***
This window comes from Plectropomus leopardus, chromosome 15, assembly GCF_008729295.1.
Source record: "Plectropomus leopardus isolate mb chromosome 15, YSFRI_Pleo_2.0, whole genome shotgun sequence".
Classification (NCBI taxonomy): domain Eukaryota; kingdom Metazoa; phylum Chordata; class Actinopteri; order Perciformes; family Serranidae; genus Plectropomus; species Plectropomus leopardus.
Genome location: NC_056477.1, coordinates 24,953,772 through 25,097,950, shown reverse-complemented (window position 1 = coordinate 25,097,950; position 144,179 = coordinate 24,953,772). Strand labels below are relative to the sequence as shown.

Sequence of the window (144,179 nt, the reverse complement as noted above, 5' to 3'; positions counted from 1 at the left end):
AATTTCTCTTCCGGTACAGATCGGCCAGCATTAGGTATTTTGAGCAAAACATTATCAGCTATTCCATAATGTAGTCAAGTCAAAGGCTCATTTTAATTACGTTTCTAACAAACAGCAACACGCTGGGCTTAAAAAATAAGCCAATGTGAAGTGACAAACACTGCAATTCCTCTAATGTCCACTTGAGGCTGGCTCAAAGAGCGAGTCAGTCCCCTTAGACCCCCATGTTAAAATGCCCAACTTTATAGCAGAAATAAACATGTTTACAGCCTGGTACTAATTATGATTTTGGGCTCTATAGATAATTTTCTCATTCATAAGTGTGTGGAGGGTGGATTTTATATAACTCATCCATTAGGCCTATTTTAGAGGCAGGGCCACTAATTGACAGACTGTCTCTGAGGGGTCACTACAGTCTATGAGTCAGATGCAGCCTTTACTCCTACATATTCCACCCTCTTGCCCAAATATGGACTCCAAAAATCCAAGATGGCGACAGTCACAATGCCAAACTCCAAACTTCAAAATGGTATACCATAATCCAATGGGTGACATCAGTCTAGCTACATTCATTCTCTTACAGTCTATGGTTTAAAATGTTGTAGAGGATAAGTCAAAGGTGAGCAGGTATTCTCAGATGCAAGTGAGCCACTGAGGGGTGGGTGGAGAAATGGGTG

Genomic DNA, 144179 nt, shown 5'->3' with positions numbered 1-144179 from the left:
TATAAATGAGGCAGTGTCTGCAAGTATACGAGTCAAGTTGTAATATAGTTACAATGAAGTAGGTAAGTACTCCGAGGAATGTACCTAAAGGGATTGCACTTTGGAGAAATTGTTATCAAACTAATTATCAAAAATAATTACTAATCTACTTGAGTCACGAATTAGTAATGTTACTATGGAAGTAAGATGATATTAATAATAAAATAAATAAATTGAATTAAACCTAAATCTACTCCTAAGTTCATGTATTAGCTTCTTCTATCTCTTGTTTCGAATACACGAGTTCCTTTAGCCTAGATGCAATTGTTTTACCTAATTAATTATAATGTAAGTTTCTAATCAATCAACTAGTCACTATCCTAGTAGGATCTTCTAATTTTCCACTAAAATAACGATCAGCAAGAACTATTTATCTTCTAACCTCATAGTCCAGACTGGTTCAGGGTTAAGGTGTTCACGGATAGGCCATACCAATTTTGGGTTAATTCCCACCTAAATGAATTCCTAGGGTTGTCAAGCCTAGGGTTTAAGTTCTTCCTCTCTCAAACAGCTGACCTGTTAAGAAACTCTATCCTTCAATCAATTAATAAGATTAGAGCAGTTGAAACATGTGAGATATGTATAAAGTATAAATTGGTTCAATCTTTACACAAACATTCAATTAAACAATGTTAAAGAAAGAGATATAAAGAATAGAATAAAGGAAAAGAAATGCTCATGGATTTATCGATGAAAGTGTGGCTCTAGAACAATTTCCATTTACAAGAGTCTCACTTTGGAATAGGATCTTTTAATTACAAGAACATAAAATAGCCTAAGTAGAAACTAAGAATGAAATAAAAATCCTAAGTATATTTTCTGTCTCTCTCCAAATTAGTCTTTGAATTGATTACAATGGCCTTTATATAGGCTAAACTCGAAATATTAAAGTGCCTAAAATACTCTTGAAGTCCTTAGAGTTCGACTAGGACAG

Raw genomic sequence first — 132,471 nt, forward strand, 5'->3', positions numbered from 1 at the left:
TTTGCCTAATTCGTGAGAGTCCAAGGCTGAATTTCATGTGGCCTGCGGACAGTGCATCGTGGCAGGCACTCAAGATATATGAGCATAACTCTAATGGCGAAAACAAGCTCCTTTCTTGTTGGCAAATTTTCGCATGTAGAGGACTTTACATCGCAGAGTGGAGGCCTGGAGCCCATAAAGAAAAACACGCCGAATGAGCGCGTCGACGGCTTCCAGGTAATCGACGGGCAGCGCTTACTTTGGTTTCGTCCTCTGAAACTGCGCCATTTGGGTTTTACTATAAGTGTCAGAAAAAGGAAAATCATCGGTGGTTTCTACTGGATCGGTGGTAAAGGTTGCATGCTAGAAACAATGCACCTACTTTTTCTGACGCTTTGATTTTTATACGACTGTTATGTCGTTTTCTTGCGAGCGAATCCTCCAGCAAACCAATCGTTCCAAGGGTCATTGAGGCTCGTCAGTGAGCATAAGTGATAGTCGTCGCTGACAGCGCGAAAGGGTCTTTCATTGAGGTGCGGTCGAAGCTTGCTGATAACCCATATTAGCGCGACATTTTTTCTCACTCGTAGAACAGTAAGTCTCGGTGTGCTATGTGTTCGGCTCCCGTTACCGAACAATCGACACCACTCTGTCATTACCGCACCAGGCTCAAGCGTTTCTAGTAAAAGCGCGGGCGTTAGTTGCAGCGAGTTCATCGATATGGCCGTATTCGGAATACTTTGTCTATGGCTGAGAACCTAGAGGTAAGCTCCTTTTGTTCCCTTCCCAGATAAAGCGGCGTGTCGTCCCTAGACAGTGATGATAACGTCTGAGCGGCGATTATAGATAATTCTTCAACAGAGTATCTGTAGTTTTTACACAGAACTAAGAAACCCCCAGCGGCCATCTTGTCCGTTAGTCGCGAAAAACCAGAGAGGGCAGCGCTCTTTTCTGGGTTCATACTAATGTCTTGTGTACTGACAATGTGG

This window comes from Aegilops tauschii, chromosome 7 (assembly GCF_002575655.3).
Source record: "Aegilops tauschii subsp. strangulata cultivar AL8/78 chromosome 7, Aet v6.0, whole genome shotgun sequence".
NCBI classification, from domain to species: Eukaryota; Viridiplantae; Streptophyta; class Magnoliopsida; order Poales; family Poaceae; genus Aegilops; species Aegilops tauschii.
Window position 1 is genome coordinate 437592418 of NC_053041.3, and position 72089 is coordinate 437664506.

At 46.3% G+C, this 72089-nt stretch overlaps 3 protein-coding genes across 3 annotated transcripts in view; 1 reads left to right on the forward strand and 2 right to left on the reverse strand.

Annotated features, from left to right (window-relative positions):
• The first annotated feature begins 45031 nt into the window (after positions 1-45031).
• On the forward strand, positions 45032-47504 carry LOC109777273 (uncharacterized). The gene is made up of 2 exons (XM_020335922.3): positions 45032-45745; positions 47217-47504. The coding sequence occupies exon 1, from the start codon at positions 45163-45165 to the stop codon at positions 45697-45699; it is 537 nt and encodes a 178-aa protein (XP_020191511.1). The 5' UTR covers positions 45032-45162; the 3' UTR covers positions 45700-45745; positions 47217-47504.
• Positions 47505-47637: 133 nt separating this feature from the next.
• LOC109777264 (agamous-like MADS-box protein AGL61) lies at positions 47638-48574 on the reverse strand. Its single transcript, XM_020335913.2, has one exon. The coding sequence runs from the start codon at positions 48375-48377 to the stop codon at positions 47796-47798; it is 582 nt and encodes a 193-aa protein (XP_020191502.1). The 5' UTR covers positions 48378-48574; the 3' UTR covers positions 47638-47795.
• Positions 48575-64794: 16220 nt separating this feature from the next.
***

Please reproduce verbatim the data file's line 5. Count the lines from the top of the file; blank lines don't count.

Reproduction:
Sequence of the window (144,179 nt, the reverse complement as noted above, 5' to 3'; positions counted from 1 at the left end):